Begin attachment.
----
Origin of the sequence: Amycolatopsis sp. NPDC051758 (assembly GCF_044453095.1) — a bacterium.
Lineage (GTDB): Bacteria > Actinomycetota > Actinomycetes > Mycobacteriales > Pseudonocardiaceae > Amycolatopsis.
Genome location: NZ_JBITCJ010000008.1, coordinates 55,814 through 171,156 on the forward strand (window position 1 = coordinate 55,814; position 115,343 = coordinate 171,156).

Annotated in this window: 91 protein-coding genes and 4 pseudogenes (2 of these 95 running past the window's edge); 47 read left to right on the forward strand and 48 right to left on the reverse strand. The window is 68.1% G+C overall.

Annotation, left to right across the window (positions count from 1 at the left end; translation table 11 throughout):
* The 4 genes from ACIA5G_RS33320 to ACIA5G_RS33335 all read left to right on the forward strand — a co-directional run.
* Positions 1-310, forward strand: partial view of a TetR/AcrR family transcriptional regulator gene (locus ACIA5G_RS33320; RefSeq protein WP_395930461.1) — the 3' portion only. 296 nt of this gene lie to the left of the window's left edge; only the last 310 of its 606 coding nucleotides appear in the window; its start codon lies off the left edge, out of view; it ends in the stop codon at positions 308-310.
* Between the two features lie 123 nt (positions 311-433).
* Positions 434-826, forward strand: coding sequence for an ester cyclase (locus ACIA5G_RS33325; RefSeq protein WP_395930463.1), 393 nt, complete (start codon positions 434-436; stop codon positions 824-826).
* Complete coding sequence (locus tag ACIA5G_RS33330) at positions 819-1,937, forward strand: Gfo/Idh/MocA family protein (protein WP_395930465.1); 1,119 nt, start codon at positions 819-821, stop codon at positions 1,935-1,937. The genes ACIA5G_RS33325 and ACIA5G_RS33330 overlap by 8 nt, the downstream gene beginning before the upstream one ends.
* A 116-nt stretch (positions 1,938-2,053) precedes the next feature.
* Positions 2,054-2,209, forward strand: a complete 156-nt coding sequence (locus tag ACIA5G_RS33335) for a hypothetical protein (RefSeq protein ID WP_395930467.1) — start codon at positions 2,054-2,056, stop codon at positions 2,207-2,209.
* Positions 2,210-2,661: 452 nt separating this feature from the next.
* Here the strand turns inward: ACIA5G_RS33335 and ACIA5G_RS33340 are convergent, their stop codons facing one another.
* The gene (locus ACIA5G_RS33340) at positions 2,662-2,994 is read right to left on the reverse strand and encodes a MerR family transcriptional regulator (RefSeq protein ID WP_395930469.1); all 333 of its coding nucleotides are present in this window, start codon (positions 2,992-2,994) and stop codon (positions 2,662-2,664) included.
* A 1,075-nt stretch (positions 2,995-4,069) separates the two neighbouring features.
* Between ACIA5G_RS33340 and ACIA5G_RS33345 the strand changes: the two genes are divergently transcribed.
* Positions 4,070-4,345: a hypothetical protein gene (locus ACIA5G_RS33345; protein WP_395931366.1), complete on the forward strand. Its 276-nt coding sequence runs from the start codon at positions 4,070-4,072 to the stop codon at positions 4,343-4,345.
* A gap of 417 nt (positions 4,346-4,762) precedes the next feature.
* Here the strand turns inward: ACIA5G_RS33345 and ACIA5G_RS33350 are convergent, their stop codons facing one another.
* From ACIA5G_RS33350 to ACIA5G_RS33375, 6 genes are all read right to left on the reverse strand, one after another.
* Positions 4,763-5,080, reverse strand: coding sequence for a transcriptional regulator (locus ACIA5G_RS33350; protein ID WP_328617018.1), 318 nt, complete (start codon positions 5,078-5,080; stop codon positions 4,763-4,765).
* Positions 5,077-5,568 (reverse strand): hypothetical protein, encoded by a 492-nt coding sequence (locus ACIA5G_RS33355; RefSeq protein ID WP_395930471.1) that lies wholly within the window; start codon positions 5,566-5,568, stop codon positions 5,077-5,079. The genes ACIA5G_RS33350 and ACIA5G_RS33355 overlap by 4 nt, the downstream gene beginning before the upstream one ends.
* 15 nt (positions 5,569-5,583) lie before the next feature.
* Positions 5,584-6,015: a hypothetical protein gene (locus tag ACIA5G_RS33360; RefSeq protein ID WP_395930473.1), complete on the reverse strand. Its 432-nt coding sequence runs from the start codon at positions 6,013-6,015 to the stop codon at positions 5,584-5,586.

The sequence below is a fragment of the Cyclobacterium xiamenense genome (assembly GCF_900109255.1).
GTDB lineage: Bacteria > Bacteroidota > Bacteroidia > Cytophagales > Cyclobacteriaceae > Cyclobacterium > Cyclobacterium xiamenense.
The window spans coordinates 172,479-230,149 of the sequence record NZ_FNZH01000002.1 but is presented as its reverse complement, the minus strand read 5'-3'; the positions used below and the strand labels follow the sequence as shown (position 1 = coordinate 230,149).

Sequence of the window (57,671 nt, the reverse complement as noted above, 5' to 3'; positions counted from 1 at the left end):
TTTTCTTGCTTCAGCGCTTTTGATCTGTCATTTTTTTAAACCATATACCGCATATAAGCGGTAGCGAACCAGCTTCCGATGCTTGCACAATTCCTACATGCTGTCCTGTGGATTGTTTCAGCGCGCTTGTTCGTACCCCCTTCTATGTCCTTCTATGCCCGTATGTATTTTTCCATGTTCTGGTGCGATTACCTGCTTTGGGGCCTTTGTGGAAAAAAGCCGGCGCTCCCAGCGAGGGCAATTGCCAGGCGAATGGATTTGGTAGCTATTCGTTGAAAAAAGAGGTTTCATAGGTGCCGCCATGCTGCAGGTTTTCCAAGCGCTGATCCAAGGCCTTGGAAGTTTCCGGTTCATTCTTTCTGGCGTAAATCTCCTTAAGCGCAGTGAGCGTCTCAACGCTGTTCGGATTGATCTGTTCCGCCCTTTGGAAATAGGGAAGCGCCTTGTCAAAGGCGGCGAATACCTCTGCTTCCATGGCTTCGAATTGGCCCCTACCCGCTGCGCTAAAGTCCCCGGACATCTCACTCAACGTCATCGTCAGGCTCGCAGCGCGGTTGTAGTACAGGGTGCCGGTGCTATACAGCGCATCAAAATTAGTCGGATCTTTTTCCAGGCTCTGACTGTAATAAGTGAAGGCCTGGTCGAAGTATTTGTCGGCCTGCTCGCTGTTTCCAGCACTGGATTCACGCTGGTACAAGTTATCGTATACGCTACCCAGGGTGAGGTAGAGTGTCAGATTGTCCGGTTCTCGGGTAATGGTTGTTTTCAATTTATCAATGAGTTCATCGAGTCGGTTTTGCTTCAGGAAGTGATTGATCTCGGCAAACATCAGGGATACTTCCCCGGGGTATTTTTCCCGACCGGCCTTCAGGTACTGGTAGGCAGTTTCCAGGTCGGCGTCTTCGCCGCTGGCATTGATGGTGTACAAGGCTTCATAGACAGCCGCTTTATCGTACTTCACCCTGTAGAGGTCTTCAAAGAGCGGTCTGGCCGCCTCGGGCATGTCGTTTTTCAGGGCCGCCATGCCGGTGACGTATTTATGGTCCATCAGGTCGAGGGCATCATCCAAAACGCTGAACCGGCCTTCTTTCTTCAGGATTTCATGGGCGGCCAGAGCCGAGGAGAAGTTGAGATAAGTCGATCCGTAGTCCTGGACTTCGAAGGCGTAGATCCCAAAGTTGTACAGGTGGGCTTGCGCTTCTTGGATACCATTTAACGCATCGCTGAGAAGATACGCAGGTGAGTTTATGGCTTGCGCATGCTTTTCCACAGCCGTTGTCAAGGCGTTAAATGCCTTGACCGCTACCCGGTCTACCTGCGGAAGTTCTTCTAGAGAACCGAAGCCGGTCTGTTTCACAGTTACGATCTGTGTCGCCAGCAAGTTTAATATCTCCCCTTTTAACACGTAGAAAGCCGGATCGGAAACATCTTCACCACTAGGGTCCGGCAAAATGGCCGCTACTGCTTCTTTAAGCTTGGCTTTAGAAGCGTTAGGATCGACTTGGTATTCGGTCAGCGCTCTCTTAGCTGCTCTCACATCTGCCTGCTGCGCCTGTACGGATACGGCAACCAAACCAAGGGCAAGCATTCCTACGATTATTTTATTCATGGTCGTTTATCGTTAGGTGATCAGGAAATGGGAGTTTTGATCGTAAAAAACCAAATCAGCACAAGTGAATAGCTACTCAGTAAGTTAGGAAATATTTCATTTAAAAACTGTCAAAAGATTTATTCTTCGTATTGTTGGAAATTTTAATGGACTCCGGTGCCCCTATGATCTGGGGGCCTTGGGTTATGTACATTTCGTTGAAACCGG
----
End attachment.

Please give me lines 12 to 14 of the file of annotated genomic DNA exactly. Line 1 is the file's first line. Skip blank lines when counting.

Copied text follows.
* Positions 2,054-2,209, forward strand: a complete 156-nt coding sequence (locus tag ACIA5G_RS33335) for a hypothetical protein (RefSeq protein ID WP_395930467.1) — start codon at positions 2,054-2,056, stop codon at positions 2,207-2,209.
* Positions 2,210-2,661: 452 nt separating this feature from the next.
* Here the strand turns inward: ACIA5G_RS33335 and ACIA5G_RS33340 are convergent, their stop codons facing one another.